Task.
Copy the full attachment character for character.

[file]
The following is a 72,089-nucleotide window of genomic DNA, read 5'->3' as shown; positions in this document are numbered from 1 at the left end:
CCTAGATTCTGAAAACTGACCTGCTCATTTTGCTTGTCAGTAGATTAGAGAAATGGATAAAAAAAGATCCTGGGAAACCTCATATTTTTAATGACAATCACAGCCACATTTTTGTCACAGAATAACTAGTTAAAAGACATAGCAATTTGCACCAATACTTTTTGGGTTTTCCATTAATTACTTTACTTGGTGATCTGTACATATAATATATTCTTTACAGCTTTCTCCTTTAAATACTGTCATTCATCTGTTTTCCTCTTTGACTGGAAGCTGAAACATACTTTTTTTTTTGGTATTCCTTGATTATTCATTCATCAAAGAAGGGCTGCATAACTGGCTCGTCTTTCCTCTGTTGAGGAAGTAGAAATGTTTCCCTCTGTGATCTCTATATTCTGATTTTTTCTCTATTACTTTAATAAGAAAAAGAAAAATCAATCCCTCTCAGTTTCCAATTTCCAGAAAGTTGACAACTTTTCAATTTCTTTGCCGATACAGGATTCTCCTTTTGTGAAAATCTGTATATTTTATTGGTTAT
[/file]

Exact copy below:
The following is a 72,089-nucleotide window of genomic DNA, read 5'->3' as shown; positions in this document are numbered from 1 at the left end:
CCTAGATTCTGAAAACTGACCTGCTCATTTTGCTTGTCAGTAGATTAGAGAAATGGATAAAAAAAGATCCTGGGAAACCTCATATTTTTAATGACAATCACAGCCACATTTTTGTCACAGAATAACTAGTTAAAAGACATAGCAATTTGCACCAATACTTTTTGGGTTTTCCATTAATTACTTTACTTGGTGATCTGTACATATAATATATTCTTTACAGCTTTCTCCTTTAAATACTGTCATTCATCTGTTTTCCTCTTTGACTGGAAGCTGAAACATACTTTTTTTTTTGGTATTCCTTGATTATTCATTCATCAAAGAAGGGCTGCATAACTGGCTCGTCTTTCCTCTGTTGAGGAAGTAGAAATGTTTCCCTCTGTGATCTCTATATTCTGATTTTTTCTCTATTACTTTAATAAGAAAAAGAAAAATCAATCCCTCTCAGTTTCCAATTTCCAGAAAGTTGACAACTTTTCAATTTCTTTGCCGATACAGGATTCTCCTTTTGTGAAAATCTGTATATTTTATTGGTTAT